You’ve spoken about “urbanizing technology.” Is this a way of preventing rigidity from overtaking the system?
The typical notion of how technology should be applied to a city – the Cisco Systems notion – involves taking a ready-made system, implanting it, and outsourcing its management. Urbanizing technology is almost, but not quite, the opposite of this.
When technology is urbanized, the diverse characteristics of the space – whether a park, a neighbourhood, or a city – are recognized and become part of the bigger picture. The idea is to listen to the space and apply smart technologies to empower, rather than replace, its unique features. This approach is able to accommodate a much higher level of complexity.
In my forthcoming article in Public Culture, “Does the City Have Speech?” I use “speech” as legal scholars use it. I argue that the city actually talks back, in the sense that it can, and will, undermine the logic of the engineer who designed it. One of my favourite examples is when a car that has been designed for long distances and high speed hits the centre of a crowded city. Suddenly, the car is crawling along. The city has essentially hacked the car – it has destabilized the original logic behind its design. The car is now underutilizing all its properties. The city has made them all superfluous. The car’s capacity has become a burden.
So, urbanizing technology is about listening to the structuration of the neighbourhoods or sectors of a city, recognizing their particularities, and beginning to design technologies that can really make those particularities work. Consider a straightforward example: When China built its new underground system, it made it completely intermodal so that you have one card that you can use to travel everywhere and you don’t have to stand in lines. That’s a very simple application of smart technology, of course – others are much more difficult.
What would a more complex application look like?
Biologists are exploring capacities in the biosphere that could be used to replace what we currently do in factories. Essentially, (and I imagine biologists may speak about in different terms) it is about maximizing our use of biospheric capabilities. The more we are able to bring biospheric capabilities into human-made systems, the more we are able to replace what we currently make in factories and reduce our reliance on synthetics.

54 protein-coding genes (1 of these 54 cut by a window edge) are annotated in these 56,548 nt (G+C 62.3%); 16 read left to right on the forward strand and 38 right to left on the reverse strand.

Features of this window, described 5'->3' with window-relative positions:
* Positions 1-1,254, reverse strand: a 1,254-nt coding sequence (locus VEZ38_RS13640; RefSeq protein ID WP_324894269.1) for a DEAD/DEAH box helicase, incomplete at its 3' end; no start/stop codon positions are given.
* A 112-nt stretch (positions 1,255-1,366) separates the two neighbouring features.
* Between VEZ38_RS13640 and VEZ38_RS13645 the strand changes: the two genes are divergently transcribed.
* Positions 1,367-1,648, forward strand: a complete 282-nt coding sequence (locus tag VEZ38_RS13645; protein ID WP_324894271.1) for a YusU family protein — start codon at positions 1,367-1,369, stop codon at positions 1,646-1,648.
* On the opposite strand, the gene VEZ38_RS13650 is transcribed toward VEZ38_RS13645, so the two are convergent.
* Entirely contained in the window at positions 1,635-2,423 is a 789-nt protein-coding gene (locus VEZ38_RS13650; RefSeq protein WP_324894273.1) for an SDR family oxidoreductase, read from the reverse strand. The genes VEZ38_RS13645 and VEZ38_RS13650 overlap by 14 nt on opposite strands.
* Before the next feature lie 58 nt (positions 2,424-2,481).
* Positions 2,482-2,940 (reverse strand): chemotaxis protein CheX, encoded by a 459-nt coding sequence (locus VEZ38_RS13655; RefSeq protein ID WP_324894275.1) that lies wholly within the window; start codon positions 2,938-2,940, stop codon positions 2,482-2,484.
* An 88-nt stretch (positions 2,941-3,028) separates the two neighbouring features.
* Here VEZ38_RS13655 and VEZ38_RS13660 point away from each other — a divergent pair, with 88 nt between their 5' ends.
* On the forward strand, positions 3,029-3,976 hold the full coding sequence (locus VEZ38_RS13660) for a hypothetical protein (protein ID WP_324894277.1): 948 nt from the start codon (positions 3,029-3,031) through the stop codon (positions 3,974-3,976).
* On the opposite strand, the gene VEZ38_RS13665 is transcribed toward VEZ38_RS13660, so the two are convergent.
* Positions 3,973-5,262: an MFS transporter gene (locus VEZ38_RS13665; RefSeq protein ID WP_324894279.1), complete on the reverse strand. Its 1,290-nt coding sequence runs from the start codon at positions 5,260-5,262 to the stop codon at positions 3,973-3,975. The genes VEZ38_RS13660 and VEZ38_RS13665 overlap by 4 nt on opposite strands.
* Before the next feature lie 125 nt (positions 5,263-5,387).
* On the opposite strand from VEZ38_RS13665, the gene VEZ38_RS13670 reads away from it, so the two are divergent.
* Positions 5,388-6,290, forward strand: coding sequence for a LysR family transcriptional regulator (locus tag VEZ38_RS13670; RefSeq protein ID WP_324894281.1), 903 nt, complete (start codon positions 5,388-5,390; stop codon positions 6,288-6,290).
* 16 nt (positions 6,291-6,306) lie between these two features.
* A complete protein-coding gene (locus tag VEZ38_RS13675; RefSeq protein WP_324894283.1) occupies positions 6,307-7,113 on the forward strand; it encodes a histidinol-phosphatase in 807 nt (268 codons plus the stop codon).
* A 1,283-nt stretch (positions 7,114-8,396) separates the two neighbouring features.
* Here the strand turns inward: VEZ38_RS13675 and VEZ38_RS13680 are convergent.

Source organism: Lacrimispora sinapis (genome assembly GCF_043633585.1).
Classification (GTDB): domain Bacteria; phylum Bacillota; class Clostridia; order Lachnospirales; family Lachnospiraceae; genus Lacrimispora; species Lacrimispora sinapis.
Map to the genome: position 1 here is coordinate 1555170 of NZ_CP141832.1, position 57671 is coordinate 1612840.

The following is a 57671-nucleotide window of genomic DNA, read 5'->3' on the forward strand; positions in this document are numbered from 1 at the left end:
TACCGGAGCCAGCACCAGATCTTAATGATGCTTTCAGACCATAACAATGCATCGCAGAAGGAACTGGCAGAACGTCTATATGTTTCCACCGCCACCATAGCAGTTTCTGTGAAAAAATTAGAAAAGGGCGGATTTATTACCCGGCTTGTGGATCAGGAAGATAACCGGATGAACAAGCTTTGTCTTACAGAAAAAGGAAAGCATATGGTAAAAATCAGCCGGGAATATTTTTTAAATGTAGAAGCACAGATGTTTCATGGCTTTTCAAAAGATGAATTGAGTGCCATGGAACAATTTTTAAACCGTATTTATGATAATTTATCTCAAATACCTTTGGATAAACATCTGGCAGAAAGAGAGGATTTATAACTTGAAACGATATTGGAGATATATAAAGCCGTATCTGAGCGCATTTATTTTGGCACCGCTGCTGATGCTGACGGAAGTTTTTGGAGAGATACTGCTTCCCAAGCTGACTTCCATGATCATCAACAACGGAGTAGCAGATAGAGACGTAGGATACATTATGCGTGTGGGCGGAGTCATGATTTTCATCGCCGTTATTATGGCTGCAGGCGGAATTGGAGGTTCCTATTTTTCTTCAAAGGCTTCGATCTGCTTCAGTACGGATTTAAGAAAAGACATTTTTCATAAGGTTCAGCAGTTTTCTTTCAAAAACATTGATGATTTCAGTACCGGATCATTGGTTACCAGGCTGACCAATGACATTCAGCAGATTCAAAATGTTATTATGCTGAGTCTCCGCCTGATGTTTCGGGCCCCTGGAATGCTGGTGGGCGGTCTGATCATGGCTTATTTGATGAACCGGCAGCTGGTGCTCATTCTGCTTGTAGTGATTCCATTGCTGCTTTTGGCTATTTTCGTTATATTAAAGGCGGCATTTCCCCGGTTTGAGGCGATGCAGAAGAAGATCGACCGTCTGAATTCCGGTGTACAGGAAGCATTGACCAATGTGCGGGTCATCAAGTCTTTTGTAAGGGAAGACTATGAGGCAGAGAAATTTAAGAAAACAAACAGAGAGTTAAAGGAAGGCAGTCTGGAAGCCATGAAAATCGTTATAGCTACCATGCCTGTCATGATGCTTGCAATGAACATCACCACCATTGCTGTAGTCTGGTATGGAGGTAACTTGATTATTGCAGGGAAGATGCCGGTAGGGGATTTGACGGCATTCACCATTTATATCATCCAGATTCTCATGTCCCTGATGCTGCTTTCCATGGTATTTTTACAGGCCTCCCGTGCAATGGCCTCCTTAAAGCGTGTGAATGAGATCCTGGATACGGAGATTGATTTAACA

One example, discovered by biologists in Copenhagen, is a bacterium that when put in brown water (or organic wastewater), produces a molecule of a plastic that is resistant and durable but biodegradable, which avoids the big problem of synthetic plastics. This could allow cities to take their brown water, something that is burdensome and often poorly disposed of (which then causes environmental damage), and transform it into something we need and cannot do without at this point, plastics.
These sorts of innovations allow us to change the valence of something from a negative into a positive. Cities could apply these technologies and start working actively with the biosphere rather than against it, as most do now.
Are more cities starting to apply smart, urbanized technology?
Many cities are in the process of implementing great technologies, but, at this point, none are using smart technologies comprehensively.
There are many technologies being implemented that are more simple than smart, but that are making an environmental difference. For example, in Rotterdam, they connect ships waiting in the port to the electric grid rather than keeping them running on diesel fuel. It avoids the cost of cleaning up diesel emissions, which are really bad.
There are many examples of smart technologies being applied in cities. Asian cities have received most of the attention so far, but Scandinavian cities are in a class of their own. Much that is being discovered in research labs is already being implemented in Copenhagen. So, now I regularly check to see what they’re doing in Copenhagen, and then I go back to my research.
This interview was edited for length and clarity